ANCHORAGE, Alaska — Alaska residents had the opportunity to weigh in on the Trump administration’s proposal to open federal waters near the state to oil and gas development, but the process was not what some were expecting.
Residents weren’t able to voice their support or criticism in person. Instead, they were directed to type in their comments on laptops that were provided. Some attendees criticized the process and also that the meeting was in Anchorage instead of a location that would see the effects of offshore drilling.
“I was here to voice my frustration that there was no comment drawn from coastal communities, no meetings were held in any coastal communities,” said Noah Sunflower with the Alaska Marine Conservation Council.
The Bureau of Ocean Energy Management held the public meeting Wednesday for state residents to provide comment on the draft offshore drilling proposal, Alaska’s Energy Desk reported .
The meeting competed with protesters who were outside voicing concerns about potential environmental consequences of offshore drilling. A group of drilling supporters also rented a room near the meeting site where speakers cited the potential economic benefits of the project.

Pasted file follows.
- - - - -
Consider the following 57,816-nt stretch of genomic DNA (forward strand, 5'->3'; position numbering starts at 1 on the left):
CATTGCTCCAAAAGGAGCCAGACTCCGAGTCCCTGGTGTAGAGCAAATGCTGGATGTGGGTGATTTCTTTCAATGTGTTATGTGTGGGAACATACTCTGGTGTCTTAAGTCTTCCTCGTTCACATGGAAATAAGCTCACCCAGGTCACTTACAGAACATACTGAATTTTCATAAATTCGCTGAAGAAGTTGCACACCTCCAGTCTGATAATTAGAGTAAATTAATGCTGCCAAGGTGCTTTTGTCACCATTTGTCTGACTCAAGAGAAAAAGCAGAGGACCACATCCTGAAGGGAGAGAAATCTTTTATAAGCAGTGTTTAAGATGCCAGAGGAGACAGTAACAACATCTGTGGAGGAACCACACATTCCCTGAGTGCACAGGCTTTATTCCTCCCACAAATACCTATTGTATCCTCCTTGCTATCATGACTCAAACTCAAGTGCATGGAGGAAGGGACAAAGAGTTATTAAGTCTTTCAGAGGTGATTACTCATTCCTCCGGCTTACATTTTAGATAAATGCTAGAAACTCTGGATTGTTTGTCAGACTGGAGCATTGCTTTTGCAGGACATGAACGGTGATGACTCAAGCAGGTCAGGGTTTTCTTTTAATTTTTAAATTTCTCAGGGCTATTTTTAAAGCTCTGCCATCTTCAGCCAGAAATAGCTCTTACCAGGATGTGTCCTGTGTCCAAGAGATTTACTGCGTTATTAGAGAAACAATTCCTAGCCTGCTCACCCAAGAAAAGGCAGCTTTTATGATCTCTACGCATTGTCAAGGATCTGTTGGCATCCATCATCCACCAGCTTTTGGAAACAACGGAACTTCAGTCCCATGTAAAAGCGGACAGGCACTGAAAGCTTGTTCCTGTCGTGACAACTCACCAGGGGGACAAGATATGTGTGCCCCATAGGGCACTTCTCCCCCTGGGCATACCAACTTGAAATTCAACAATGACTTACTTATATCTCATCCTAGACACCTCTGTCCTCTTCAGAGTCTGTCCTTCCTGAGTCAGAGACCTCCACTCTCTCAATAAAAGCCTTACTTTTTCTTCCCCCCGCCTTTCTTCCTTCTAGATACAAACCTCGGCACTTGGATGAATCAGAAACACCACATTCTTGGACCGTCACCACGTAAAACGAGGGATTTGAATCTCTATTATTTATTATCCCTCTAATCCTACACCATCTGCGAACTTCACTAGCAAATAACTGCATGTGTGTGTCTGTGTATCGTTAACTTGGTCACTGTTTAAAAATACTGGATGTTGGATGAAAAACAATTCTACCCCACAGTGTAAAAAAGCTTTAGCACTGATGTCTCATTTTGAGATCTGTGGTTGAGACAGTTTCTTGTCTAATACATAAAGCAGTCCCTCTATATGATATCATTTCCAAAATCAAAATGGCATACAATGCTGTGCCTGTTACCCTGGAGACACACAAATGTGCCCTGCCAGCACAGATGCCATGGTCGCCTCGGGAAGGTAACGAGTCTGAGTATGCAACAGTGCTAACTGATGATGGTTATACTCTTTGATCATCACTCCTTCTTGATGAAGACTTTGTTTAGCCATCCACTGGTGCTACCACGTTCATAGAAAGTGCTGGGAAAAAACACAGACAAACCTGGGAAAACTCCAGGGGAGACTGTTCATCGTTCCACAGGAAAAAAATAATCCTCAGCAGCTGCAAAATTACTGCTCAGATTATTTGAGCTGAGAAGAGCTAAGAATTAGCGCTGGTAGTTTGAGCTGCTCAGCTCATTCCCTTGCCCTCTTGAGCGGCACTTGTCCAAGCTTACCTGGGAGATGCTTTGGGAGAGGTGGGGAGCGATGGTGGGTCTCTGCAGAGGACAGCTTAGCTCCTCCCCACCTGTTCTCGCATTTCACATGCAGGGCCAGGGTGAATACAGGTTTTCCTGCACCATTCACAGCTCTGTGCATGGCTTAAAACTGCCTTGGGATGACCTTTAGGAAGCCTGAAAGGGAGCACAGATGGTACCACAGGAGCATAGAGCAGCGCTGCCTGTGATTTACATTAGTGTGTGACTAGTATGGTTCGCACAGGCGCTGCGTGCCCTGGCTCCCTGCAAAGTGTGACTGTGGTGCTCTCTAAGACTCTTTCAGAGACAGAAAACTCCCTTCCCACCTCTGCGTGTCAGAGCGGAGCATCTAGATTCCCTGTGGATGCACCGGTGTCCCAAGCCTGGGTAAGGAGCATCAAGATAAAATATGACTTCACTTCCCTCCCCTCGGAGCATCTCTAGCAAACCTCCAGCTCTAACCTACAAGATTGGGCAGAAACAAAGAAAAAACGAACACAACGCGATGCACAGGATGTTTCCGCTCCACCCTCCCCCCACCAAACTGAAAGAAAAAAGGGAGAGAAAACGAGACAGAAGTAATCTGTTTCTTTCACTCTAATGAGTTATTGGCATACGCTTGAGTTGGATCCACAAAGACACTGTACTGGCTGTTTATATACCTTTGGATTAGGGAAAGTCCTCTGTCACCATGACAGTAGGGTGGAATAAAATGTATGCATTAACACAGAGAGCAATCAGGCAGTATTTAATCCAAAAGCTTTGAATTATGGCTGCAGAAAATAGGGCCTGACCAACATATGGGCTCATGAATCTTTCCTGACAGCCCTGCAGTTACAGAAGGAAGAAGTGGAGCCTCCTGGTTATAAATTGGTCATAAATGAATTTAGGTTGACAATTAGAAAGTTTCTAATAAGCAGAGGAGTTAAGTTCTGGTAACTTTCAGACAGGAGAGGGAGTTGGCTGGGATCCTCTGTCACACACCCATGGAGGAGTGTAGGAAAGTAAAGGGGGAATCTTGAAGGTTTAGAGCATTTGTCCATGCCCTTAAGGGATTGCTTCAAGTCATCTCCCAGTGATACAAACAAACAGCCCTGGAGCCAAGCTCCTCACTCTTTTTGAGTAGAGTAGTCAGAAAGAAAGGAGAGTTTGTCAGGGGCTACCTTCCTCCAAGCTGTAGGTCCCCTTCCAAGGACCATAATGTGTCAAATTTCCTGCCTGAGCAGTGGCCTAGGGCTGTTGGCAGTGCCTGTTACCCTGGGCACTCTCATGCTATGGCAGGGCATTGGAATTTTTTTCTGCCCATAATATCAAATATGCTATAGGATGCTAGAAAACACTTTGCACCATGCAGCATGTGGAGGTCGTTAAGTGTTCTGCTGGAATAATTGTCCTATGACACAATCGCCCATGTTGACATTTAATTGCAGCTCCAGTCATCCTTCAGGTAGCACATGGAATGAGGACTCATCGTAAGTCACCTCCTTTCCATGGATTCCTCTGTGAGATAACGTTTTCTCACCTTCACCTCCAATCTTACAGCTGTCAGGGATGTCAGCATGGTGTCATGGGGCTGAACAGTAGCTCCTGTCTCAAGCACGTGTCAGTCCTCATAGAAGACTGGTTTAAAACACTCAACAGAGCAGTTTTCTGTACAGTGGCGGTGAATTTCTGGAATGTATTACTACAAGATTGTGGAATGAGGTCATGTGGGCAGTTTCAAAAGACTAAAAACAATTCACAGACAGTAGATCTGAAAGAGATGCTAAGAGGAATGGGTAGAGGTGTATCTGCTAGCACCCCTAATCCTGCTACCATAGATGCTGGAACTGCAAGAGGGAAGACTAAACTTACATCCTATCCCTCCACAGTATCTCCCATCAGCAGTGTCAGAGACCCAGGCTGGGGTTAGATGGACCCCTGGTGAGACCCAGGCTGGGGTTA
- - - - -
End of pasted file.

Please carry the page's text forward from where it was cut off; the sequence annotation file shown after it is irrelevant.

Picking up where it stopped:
Jim Kendall, the Alaska regional director for the bureau, said the meeting was held in Anchorage because the city is centrally located. The meeting was initially proposed for Juneau.
“We needed to keep on schedule, we don’t have unlimited resources and we are taking a very national approach to this national program,” Kendall said.
When the Department of the Interior releases the next stage of the proposal, Kendall said meetings will likely take place in the communities near where the drilling could occur.
The department is expected to make a final decision on its offshore drilling plan at the end of 2019.